Guess what, at 2am in the morning, we are somewhere in the mountains, the radiator and fan of our Toyota Hilux has enough of bad roads and decides to split itself into 1 milllion parts. No chance to fix this, not even Goody. But, one hand washed the other, after 5 minutes the bus Goody fixed comes along and picks us up, for free of course, I am a friend of Goody. As only the very back seats are free I get to experience the road conditions at its full intense and no joke, I actually cut myself and bleed on the hand when on one street whole I get smashed out of my seat. At 7am in the morning we reach Kitale, Goody takes me to a nice hotel, we have great cake for breakfast, I go to bed and he goes to his family.

Talking of his family, later that day, he invites me to his house for dinner. He comments the invitation with: “You are good, you adapt to the African way of life.” That refers to the fact that I am not rushing through Kenia but take my time and spend days with him, eat the local food and so on. Yes, that is the Frank of 2011, if Goody only knew the Frank of 1975 to 2010……….          . His wife is nice, his son Kibet so cute. We have a wonderful dinner together.

On Monday, the 3rd of January, Goody brings his trimming machine to the hotel and I get my shortest hair cut since being in the army. Then we walk through town and I have to say that it is still rather strange and I still feel good not to be alone. The variety of looks at me, sometimes staring, is great but some of the thoughts and questions I can tell à “who is this white guy?, what is he doing here? Does he work for an NGO? He has money, I talk to him. He has money, I am jealous. He has money, I rob him. This black guy (Goody) has made it, he probably gets tons of money from the white guy.” The last thought is very often spoken out in 2 ways. They either congratulate Goody to his “white” catch or they ask him if they can participate. Not easy for Goody.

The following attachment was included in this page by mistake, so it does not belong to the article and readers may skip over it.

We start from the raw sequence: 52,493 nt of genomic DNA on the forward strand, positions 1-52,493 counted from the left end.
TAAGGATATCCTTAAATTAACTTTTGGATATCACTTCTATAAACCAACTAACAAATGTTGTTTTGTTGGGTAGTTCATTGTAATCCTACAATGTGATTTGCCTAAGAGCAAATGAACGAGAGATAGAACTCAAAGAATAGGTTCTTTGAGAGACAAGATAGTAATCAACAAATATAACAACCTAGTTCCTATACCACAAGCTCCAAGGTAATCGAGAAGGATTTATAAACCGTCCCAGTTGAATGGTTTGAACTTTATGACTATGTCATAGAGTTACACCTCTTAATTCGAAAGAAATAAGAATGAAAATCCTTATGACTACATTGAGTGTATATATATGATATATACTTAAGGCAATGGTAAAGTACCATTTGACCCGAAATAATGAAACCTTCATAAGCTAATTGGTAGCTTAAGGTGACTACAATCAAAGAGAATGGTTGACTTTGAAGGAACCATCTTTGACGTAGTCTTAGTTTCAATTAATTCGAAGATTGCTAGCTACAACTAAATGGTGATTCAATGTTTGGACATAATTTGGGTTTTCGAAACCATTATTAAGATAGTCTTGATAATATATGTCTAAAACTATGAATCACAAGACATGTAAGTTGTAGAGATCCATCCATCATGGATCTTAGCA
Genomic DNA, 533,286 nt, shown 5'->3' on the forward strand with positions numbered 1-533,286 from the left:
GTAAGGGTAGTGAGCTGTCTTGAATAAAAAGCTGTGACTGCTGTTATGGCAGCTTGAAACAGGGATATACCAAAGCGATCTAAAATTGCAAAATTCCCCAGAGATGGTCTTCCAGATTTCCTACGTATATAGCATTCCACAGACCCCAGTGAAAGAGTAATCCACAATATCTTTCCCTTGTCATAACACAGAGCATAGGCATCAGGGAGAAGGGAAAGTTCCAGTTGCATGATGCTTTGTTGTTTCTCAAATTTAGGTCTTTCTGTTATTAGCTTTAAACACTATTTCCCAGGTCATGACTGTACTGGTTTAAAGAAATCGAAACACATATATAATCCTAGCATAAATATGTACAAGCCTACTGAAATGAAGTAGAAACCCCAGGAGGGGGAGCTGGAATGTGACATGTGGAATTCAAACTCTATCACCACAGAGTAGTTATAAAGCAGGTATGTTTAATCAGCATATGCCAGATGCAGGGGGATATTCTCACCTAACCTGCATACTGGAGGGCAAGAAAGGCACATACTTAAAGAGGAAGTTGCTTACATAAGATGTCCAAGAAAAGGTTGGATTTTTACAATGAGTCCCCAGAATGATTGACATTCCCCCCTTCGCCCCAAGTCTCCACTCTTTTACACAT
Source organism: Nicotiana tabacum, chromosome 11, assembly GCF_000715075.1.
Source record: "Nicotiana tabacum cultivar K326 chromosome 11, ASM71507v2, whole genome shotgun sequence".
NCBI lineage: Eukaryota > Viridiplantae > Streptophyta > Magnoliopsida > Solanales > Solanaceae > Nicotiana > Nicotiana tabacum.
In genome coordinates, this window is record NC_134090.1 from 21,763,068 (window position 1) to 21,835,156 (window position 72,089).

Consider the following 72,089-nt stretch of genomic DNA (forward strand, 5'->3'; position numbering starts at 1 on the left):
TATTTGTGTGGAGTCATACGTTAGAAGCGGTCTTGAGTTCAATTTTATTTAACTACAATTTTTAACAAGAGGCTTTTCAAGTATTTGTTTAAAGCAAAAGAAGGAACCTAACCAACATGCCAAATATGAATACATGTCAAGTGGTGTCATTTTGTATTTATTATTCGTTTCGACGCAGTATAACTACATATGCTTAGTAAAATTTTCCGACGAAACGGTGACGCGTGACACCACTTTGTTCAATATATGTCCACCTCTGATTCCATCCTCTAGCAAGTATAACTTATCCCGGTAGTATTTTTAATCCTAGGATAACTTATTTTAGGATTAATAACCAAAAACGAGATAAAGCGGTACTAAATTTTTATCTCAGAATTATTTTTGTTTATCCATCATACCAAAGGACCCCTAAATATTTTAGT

Another interesting confrontation is me and other white people. Most of them try everything “not to see me”. Those who do, give me a short “hello”. Behind that behaviour is, so I believe, the disappointment of not being the only white guy in town. Also, the “I am cool here, I manage well, I have no worries” idea is transported this way. Sometimes I can not stop myself from giving them a little smile, telling them “sorry, you saw me and no, you are not alone here”.

I have the desire to give something back to Goody and his family. The idea of inviting them for dinner into a nice restaurant is good and not good. Goody’s wife has never been in a restaurant and would feel rather uncomfortable. So I decide for some small presents, a little plastic truck for Kibet, chocolate in a nice glas for the wife, photo print out and my photo vest (had it since 1995) for Goody. I believe they really appreciated it.

Tuesday morning Goody and I go to his, make a guess, cousin’s farm house outside Kitale. It is very beautiful and I watch them digging a whole for ground water and preparing food for the evening. Then at 1pm I sit in the Minibus to Eldoret, my first Kenian trip without Goody. For the time we had together the good bye was almost too little emotional and too short but I guess he knew that this ride would take me into another Kenia, an amazing one……………..